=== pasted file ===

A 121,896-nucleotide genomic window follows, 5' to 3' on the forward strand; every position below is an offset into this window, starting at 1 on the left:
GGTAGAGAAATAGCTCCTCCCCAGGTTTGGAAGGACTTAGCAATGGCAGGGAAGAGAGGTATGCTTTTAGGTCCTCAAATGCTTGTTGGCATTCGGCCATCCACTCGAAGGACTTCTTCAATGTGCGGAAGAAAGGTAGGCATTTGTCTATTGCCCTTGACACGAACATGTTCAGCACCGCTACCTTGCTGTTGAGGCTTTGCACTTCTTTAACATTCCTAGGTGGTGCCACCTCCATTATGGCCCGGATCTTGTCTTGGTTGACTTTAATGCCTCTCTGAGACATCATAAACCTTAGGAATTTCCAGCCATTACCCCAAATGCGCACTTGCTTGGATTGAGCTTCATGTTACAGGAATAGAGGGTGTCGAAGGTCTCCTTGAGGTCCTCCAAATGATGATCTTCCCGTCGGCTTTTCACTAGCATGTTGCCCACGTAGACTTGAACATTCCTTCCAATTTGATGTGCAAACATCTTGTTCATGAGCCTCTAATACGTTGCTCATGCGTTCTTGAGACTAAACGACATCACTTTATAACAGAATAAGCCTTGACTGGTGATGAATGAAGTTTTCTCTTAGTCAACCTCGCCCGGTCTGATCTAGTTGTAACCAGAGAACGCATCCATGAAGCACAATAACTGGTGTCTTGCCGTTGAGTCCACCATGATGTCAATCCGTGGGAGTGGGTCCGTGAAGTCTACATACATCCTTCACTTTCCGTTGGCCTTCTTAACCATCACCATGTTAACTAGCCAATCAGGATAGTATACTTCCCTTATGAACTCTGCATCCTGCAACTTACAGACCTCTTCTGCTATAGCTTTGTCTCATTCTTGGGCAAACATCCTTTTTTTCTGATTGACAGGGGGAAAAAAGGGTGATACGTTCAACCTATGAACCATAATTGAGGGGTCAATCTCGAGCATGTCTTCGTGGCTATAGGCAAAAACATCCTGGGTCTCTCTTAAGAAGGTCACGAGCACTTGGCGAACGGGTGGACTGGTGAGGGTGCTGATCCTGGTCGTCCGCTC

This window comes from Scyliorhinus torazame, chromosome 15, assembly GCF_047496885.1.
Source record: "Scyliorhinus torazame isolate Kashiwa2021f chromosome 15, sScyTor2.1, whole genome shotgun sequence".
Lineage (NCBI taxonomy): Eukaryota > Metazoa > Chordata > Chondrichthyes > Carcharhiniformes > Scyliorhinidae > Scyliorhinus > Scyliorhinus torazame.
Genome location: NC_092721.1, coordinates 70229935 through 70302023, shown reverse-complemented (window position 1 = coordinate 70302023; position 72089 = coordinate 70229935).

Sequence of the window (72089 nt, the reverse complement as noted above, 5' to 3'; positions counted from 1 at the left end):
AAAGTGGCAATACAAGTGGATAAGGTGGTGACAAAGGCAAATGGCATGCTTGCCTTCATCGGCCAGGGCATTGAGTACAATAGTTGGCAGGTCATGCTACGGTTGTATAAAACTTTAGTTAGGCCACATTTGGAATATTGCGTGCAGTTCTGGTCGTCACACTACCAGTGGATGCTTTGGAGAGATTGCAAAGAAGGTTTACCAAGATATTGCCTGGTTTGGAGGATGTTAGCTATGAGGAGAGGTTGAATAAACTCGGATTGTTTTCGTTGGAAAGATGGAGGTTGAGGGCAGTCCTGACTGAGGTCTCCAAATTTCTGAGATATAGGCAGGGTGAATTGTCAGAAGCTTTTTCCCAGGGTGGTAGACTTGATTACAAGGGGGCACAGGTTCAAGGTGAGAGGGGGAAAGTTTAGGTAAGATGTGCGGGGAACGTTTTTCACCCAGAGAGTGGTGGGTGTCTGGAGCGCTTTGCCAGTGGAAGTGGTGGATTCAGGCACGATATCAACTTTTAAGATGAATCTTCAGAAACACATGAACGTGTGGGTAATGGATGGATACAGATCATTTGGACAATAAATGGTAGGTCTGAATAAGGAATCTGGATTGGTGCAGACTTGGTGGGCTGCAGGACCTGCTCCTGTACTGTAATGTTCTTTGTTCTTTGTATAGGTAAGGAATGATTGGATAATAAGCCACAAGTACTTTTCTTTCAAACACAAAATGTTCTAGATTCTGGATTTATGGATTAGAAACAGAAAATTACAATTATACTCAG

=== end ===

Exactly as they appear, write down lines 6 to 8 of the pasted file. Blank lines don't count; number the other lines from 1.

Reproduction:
Genome location: NC_092721.1, coordinates 70229935 through 70302023, shown reverse-complemented (window position 1 = coordinate 70302023; position 72089 = coordinate 70229935).

Sequence of the window (72089 nt, the reverse complement as noted above, 5' to 3'; positions counted from 1 at the left end):
AAAGTGGCAATACAAGTGGATAAGGTGGTGACAAAGGCAAATGGCATGCTTGCCTTCATCGGCCAGGGCATTGAGTACAATAGTTGGCAGGTCATGCTACGGTTGTATAAAACTTTAGTTAGGCCACATTTGGAATATTGCGTGCAGTTCTGGTCGTCACACTACCAGTGGATGCTTTGGAGAGATTGCAAAGAAGGTTTACCAAGATATTGCCTGGTTTGGAGGATGTTAGCTATGAGGAGAGGTTGAATAAACTCGGATTGTTTTCGTTGGAAAGATGGAGGTTGAGGGCAGTCCTGACTGAGGTCTCCAAATTTCTGAGATATAGGCAGGGTGAATTGTCAGAAGCTTTTTCCCAGGGTGGTAGACTTGATTACAAGGGGGCACAGGTTCAAGGTGAGAGGGGGAAAGTTTAGGTAAGATGTGCGGGGAACGTTTTTCACCCAGAGAGTGGTGGGTGTCTGGAGCGCTTTGCCAGTGGAAGTGGTGGATTCAGGCACGATATCAACTTTTAAGATGAATCTTCAGAAACACATGAACGTGTGGGTAATGGATGGATACAGATCATTTGGACAATAAATGGTAGGTCTGAATAAGGAATCTGGATTGGTGCAGACTTGGTGGGCTGCAGGACCTGCTCCTGTACTGTAATGTTCTTTGTTCTTTGTATAGGTAAGGAATGATTGGATAATAAGCCACAAGTACTTTTCTTTCAAACACAAAATGTTCTAGATTCTGGATTTATGGATTAGAAACAGAAAATTACAATTATACTCAG